broker = Global.broker 
Dim cities As ArrayList = broker.GetCities()
listCities.DataSource = cities 

The DataBind method of the Page class causes all the Web Forms controls on the page to be bound to their data sources, which will cause the controls to be populated with data from the data sources. You could also call the DataBind method of a particular control.


As we saw in Chapter 13, ADO.NET defines a very useful class, the DataTable, which can be used to hold data from a variety of data sources. Once created, a data table can be passed around and used in a variety of contexts. One very useful thing you can do with a data table is to bind it to a Web Forms control. Since a data table is self-describing, the control can automatically display additional information, such as the names of the columns. We illustrate with the DataGrid control.

To run this example, you need to have SQL Server or MSDE installed on your system, and you should also have set up the Acme database, as described in Chapter 13. The example Web page is DataGridControl/ ShowHotels.aspx. As usual, you should use IIS to configure the folder Data-GridControl as an application. This page will display all the hotels in the Acme database in a data grid, with appropriate headings, as illustrated in Figure 14–39. When you work with Web Forms controls you can easily change styles, such as fonts and colors, by setting properties appropriately.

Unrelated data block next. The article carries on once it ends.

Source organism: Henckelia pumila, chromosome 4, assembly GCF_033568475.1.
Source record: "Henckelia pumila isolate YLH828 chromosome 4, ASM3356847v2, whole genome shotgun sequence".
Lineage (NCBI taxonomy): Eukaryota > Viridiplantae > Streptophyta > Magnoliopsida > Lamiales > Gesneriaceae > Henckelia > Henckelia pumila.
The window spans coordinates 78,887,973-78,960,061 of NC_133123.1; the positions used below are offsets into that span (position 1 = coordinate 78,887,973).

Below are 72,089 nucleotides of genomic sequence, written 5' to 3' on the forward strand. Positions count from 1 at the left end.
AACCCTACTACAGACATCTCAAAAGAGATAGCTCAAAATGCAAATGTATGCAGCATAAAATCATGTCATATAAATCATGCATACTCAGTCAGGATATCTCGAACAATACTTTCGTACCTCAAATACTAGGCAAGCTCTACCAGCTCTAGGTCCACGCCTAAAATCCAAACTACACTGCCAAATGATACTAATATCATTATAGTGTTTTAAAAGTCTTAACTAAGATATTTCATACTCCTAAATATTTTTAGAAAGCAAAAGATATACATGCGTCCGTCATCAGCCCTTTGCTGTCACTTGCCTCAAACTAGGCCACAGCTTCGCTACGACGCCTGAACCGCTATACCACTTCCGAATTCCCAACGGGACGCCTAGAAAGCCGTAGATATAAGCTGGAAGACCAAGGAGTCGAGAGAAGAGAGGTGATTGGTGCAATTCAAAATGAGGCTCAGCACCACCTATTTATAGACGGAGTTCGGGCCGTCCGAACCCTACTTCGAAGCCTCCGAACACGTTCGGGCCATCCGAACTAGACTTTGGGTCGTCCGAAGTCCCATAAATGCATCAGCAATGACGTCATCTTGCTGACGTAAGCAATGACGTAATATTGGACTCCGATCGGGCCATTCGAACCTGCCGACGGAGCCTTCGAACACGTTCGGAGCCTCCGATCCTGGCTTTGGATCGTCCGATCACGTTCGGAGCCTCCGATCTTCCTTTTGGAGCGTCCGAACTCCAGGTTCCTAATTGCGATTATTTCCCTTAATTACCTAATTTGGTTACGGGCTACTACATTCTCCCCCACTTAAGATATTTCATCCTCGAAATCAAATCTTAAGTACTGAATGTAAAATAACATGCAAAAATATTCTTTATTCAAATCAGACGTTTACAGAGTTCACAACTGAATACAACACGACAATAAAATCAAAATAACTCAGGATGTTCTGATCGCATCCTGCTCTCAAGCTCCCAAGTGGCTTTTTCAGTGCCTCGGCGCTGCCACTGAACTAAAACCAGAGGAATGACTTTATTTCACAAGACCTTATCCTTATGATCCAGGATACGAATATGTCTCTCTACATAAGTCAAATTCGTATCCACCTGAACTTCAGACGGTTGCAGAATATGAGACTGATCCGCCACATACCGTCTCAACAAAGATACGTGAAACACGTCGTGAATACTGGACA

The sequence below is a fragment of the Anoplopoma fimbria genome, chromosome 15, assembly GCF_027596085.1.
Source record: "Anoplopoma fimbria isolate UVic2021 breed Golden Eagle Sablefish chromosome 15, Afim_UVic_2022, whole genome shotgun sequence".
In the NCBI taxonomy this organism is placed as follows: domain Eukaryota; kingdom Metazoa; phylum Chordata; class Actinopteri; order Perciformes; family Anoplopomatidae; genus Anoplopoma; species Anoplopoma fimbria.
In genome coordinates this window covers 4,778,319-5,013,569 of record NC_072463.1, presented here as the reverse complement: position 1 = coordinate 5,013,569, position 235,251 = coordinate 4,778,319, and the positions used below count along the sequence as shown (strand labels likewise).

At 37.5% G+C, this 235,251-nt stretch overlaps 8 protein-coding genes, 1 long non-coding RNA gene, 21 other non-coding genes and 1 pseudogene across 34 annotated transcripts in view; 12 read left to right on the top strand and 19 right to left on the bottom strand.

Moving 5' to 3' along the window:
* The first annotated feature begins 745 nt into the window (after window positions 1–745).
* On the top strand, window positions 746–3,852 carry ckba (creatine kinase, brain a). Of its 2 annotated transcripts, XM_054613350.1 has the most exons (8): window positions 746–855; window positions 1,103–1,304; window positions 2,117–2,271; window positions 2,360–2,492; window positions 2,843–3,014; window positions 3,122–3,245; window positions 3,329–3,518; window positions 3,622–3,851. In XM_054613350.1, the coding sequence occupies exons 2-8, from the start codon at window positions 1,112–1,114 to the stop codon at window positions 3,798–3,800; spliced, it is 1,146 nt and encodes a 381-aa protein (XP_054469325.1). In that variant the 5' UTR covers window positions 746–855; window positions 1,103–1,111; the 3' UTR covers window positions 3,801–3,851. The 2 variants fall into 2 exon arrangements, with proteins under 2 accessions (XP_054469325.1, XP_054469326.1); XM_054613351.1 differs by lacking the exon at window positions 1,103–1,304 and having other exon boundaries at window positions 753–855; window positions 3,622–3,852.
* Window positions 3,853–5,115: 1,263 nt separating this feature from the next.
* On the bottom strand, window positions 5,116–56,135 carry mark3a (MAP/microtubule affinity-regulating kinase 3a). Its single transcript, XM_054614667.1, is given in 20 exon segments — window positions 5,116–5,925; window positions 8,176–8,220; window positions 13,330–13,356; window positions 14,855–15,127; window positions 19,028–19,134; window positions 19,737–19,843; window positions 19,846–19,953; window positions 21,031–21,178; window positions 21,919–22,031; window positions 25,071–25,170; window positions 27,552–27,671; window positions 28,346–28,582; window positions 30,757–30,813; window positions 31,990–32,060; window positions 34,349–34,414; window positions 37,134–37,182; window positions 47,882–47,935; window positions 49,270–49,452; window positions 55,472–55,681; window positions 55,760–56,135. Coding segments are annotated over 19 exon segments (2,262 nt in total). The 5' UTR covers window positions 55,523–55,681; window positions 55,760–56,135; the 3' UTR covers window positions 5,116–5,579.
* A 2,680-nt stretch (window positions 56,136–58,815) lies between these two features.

Figure 14-39Figure 14-39 Displaying hotels in the Acme database using a DataGrid control.

The relevant VB.NET code is in the files Global.asax.vb and ShowHo-tels.aspx.vb. The first thing we need to do is to create an instance of the HotelBroker class. We create a single instance, once, when the application starts up. We save this instance as a public shared variable.

' Global.asax.vb 

Imports System.Web 
Imports System.Web.SessionState